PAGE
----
At universities across the country, researchers are examining the effects of these natural practices, and the results are very positive.
If you have never tried sitting meditation, it can be challenging at first. But if you are motivated with the practice, you will find that, over time, you will be able to lengthen and strengthen your attention.
By practicing mindfulness meditation in which we continually bring the focus back to the breath or other anchor every time we are distracted, we learn to do this during the day during all our activities.
There are many ways to meditate, and many ways to learn meditation. You can take a course, read a book, or start by listening and following along with a guided meditation on this site or another site.
The guided audio meditations on the next page are brief.
Later you might like to increase your practice to 10, 20, or even 30 minutes. Whatever amount of time you have is fine.
Just as you can build your muscles through exercise, you can build your attention through mindfulness practice.
Formal and Informal Meditation Practice
Formal practice is when you meditate regularly every day.
Informal practice is when you remember to be mindful at different times of the day.
Then you can bring a sense of awareness to your breath, body, and activities.
Try to meditate at a time that is good for you, when you know you will not be interrupted. First thing in the morning is a great time to meditate, to ground yourself, find a sense of stillness and balance before you begin your day.
You may want to have two meditation practice times: in the morning and in the late afternoon or evening.
Starting your Formal Meditation Practice
Clear a space. Make the place where you meditate special in some way, a place where you feel comfortable and where you can relax.
Sit comfortably but in an upright position with your back straight, either on a chair or on a cushion on the floor. If you need to, you may lean your back against a wall. The idea is to find a comfortable yet stable position.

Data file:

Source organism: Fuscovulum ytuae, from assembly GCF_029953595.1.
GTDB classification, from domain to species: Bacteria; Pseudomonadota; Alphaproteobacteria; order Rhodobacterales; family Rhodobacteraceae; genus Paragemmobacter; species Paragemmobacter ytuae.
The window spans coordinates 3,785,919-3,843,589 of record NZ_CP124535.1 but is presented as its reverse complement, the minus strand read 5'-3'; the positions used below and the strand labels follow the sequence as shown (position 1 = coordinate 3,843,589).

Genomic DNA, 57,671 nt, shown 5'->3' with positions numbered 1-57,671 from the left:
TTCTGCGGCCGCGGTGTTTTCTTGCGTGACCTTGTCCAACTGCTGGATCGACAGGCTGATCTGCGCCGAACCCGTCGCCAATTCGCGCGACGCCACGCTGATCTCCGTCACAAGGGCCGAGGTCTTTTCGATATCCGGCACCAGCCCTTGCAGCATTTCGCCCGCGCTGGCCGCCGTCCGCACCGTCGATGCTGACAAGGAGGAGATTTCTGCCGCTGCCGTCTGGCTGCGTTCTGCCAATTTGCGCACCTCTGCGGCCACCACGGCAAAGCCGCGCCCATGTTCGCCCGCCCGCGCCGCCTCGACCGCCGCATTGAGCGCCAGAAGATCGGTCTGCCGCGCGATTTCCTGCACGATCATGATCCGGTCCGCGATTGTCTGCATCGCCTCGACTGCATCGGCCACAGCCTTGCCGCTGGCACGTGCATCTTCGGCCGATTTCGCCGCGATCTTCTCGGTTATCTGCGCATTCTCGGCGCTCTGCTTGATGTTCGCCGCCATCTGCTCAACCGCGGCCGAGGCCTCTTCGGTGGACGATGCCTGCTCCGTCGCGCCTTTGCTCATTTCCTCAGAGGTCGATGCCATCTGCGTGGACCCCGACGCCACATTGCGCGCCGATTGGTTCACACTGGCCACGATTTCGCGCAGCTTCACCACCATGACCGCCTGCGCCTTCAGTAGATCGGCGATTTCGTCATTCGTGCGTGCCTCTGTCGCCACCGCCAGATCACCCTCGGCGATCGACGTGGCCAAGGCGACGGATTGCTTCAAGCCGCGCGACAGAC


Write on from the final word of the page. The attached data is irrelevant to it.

Set your intention. Before you start, decide that you want to make the most of this time to be with yourself, non-judging, just allowing. Decide that if your attention wanders, you will bring it back and if you become sleepy, you will try to wake yourself up.
Your mind will wander into thought again and again. This is natural. Meditation is just about noticing that the mind has wandered and returning it to your breathing or awareness of your body. No matter how many times your mind wanders or gets lost in thought, simply return it to whatever “anchor” you are working with, for example: the breath, the feeling of your body as it rests on the chair, or a sense of spaciousness within and around you.
Dealing with Obstacles
If you feel discomfort in your body, tension, tingling, itching or stiffness, just notice that and try to remain in the same position. If you feel you have to move, go ahead and change your posture and then return to focusing on your breath. Sometimes if you pay attention to these areas of discomfort, the feeling may pass and the tension may release on its own.
If you feel disturbed at any time with emotion, you might open your eyes and re-connect with your surroundings. Think of someone or something that makes you feel secure and loved.
If you feel restless or too anxious to sit, you may also get up and walk mindfully for as long as you would like. You may continue this practice or you may return and sit for a bit longer.
Closing Your Practice
At the end of your meditation time, give yourself a few moments to return to your regular life. Give yourself appreciation for setting aside this time just for you. Remember that by being compassionate and kind to yourself, you become better able to do the same for the other people in your life.
To listen to some brief, guided meditations, go to Guided Audio Meditations.